Should you be fishing handmade balsa baits?


David Hunter Jones

Yes. It’s a rare day when I’m out bass fishing and I don’t have a balsa crankbait of some kind tied on and ready at hand. Here’s why.

Balsa is much more buoyant than plastic. This gives it a unique action that most bass haven’t seen. Besides that it’ll float up off of cover without hanging up and hunt in a more natural way. This is especially true of square bill models. You can burn them through cover without the problems you’ll have with other baits. The high-speed burning is critical if you’re looking for a reaction bite.

Under some circumstances, however, I will go with plastic. It tends to run just a little deeper than balsa — usually around 4 to 6 feet — which makes it useful for certain situations.

I’ll fish my balsa square bill baits anytime the water temperature is above 60 degrees or so. Below that I’ll usually go with a flat side model.

The flat sides have an advantage in colder water because they typically have a tighter wiggle. They are not as snag proof as the square bills, however. If you’re going to fish them successfully, you’ll need to learn how to worm them through tree tops and other types of dense cover. If there was an easy way to learn how to do that, I’d tell you. There isn’t. Practice is the thing.

There are baits made from other types of wood. The most common are pine, red cedar, agathist (Japan) and a few others. I don’t know all the particulars but in my experience balsa is the most buoyant. Unless you’re a serious angler who just wants to collect lots and lots of handmade baits I’d stick with balsa.

I’m often asked if these lures are really worth the money. The short answer is yes, but you don’t have to break the bank to own a handful of them. If you’re on a tight budget you can easily get away with a half dozen lures.

I’d start with a couple of standard size square bills. I’d add a couple of smaller models. Finally, I’d buy two flat sided baits for colder waters.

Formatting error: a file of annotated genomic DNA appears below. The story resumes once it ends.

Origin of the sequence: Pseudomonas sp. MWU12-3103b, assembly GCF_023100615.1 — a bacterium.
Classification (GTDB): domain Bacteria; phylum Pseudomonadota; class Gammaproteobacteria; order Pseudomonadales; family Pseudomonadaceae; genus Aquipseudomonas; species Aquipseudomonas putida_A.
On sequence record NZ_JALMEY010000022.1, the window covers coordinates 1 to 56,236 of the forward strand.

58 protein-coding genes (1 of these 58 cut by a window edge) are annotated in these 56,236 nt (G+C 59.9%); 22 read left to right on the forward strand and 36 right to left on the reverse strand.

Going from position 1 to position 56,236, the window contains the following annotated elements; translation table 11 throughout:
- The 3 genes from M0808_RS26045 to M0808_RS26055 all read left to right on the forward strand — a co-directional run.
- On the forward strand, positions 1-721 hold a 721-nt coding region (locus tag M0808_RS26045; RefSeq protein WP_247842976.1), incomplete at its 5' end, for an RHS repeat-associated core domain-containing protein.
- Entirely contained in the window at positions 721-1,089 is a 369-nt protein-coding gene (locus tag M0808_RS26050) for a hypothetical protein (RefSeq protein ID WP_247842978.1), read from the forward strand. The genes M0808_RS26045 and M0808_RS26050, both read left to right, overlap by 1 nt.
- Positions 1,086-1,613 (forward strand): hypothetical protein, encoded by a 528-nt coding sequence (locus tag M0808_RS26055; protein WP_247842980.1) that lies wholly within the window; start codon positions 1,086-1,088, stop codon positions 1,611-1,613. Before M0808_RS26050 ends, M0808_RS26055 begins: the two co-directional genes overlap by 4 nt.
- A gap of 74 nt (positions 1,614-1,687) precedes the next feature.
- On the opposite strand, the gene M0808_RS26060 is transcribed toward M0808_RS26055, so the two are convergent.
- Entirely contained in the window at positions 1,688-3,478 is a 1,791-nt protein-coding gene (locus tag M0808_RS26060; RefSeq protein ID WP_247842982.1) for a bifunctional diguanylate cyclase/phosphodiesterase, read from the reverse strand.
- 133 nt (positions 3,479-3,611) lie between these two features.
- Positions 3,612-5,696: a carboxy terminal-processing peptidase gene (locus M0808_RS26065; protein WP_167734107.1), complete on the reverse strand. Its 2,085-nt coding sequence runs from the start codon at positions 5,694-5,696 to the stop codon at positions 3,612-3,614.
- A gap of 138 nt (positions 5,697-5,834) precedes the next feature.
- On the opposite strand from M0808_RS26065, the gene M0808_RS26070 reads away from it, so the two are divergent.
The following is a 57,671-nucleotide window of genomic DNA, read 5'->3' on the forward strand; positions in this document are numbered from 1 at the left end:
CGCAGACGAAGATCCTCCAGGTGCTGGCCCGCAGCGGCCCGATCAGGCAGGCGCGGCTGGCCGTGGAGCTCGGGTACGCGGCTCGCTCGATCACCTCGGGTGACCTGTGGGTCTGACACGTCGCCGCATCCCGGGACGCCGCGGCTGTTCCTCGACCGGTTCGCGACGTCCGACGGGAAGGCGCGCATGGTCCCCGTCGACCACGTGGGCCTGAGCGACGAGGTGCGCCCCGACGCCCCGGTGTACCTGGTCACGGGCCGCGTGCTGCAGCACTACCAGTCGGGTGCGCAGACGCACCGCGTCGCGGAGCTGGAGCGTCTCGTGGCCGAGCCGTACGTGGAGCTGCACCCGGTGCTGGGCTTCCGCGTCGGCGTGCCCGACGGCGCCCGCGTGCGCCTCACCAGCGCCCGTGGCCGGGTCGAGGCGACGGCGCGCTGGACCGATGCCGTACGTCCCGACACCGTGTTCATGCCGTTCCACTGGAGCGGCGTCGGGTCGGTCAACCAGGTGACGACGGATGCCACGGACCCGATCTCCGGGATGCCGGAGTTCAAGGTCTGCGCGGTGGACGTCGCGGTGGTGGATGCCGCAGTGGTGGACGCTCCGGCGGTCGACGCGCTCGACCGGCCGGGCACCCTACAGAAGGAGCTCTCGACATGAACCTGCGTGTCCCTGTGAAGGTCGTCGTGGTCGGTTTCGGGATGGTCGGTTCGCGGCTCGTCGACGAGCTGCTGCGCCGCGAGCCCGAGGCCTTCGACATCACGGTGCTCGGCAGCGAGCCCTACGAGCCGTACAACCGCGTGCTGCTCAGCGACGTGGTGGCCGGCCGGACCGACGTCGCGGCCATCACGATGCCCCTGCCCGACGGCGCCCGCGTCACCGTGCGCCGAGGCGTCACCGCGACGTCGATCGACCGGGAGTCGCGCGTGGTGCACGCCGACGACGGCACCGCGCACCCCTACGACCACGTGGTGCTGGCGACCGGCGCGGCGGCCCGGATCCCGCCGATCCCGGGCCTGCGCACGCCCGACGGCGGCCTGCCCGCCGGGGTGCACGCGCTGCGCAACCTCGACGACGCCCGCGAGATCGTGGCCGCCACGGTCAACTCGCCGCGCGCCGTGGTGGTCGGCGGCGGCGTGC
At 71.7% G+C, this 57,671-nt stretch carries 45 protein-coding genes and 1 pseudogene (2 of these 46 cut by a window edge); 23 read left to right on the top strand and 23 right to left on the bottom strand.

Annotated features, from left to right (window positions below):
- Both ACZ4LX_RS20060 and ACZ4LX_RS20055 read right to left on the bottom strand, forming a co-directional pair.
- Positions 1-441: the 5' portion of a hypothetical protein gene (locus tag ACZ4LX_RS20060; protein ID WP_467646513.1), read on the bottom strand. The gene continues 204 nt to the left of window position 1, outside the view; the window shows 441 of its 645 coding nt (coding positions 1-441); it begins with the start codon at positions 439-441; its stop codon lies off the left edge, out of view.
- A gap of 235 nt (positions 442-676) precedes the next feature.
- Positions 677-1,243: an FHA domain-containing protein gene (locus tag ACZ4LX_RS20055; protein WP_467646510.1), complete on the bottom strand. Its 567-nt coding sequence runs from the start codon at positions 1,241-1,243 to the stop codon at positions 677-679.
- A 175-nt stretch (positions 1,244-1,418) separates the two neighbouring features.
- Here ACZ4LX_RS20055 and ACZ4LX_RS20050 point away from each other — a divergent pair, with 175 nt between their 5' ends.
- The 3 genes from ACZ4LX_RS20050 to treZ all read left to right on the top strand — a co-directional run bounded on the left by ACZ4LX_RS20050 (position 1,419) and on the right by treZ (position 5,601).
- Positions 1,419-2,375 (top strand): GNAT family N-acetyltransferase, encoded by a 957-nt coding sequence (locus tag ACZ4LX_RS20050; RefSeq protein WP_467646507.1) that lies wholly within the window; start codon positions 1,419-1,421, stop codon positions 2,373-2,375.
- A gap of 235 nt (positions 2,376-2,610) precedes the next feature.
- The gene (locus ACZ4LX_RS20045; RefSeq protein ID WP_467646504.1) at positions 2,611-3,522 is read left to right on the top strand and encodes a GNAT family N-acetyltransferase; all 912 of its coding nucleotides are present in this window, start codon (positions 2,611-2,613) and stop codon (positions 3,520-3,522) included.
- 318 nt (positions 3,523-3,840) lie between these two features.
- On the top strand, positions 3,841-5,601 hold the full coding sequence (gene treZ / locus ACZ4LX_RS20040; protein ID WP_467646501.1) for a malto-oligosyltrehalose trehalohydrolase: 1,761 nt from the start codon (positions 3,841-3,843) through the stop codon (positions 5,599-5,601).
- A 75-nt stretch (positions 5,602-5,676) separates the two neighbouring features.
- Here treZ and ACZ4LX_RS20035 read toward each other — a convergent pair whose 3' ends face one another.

Don’t worry too much about color. You don’t need every color they make. Think about what kind of water you fish. If it’s murky and stained buy yellow, chartreuse or orange — something they can see. If you fish clear water go with a shad or bluegill pattern — something natural.

Price always matters, but when it comes to handmade balsa lures it’s misunderstood. They aren’t as expensive as you might think. Most handmade baits are available through local craftsmen. A little negotiation will go a long way.

But even the larger makers are more affordable than you might think. Phil Hunt Custom Lures has a line of baits called Old School that sell for $10 to $12 except for two designs that go for $14. They’re super good lures. I fish the Elite Series tournaments with them. The only difference between them and the more expensive ones is that Old School baits are not tuned when they’re shipped.

Tuning a bait is no big deal. It only takes a minute. Watch it run. If it runs off in one direction, bend the eye slightly in the other direction. Pay attention to the word slightly. A little pressure on the eye goes a long way.

Every serious bass angler should have a few handmade balsa baits in his or her boat. They’ll generate strikes when nothing else will.